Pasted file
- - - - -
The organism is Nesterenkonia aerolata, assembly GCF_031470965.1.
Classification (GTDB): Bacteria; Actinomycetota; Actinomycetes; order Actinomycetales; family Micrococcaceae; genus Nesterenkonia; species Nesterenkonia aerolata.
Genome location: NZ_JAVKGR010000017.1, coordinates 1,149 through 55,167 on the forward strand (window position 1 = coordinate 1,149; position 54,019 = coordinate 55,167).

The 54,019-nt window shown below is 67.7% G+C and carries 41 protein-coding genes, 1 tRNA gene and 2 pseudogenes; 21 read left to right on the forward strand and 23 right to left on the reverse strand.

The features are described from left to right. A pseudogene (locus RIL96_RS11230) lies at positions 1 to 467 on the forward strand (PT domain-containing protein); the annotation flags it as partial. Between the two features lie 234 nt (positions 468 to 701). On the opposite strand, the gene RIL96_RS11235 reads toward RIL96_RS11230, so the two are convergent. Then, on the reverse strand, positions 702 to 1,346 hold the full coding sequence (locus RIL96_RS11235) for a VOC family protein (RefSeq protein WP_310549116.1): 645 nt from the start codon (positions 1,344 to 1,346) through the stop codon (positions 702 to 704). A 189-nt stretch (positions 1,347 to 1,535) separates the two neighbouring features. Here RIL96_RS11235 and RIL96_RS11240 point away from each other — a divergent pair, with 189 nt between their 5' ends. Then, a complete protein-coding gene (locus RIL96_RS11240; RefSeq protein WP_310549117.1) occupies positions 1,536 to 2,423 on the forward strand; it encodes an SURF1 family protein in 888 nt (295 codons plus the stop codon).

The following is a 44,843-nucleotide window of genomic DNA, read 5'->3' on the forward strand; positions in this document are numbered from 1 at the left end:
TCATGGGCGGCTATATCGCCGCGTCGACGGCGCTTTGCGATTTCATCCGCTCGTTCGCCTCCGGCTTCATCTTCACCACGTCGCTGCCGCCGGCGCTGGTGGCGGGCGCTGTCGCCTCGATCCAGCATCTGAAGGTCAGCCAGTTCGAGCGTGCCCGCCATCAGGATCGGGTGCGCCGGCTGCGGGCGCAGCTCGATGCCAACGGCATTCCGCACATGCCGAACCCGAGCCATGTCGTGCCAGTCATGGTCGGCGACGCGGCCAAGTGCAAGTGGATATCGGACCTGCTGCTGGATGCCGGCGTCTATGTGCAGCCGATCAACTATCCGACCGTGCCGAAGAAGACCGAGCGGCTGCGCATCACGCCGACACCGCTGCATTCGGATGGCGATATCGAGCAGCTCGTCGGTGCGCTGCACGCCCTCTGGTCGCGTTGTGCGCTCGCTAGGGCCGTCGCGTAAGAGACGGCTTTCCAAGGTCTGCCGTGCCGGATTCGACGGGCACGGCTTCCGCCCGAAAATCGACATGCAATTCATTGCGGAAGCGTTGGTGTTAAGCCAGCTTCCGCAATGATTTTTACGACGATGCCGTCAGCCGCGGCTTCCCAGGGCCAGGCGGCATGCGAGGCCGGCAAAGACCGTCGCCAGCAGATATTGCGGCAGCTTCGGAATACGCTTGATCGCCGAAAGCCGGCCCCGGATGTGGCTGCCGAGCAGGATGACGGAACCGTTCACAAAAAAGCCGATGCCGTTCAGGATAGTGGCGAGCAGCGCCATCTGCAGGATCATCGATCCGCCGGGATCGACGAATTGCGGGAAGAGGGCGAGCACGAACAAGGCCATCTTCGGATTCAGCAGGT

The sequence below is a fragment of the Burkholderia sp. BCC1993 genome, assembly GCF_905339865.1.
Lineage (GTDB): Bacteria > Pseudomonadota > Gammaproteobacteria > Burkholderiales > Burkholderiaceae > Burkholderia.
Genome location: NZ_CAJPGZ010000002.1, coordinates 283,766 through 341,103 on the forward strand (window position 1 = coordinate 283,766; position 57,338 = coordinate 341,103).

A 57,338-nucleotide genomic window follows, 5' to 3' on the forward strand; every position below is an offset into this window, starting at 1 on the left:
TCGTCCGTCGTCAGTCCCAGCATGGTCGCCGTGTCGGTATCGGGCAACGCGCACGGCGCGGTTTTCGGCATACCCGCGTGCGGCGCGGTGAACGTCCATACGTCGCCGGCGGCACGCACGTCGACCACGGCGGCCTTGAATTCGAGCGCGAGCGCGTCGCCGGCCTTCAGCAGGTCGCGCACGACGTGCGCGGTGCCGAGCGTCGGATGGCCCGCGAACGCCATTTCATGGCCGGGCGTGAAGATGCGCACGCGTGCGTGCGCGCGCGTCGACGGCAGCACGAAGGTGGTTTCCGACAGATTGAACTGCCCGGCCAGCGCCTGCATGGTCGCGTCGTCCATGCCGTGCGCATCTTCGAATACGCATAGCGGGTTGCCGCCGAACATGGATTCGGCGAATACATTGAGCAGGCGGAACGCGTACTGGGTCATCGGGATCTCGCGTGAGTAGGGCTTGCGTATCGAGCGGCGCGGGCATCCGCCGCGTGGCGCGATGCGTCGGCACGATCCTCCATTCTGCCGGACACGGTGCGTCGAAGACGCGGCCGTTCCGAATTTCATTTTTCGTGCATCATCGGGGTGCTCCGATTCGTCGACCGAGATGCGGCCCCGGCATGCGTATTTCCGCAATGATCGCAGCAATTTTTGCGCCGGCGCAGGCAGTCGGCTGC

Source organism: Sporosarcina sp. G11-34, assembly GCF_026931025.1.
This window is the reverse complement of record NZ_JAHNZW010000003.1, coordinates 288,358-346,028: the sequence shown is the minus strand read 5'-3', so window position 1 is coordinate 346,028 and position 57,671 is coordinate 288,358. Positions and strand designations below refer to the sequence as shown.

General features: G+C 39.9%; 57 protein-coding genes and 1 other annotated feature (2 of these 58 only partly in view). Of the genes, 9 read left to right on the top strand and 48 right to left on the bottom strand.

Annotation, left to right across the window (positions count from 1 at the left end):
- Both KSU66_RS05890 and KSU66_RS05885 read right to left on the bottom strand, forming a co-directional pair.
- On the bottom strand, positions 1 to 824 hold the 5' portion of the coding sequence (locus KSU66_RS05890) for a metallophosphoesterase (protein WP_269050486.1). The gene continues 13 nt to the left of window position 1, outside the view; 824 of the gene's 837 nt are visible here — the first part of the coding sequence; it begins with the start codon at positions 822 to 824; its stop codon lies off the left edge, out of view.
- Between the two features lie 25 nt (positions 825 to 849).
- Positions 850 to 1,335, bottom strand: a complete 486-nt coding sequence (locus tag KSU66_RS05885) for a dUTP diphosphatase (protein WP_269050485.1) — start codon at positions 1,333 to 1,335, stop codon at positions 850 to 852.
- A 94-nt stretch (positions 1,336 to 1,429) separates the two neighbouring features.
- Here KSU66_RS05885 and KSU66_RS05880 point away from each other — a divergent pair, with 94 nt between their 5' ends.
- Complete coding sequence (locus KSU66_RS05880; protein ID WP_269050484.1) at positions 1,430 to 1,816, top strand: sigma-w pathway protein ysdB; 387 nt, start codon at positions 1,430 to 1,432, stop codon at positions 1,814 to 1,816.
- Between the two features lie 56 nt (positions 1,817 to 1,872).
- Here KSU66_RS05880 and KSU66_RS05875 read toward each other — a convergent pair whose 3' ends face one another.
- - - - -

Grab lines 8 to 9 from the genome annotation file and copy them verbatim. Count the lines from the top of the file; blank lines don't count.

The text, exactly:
The sequence below is a fragment of the Burkholderia sp. BCC1993 genome, assembly GCF_905339865.1.
Lineage (GTDB): Bacteria > Pseudomonadota > Gammaproteobacteria > Burkholderiales > Burkholderiaceae > Burkholderia.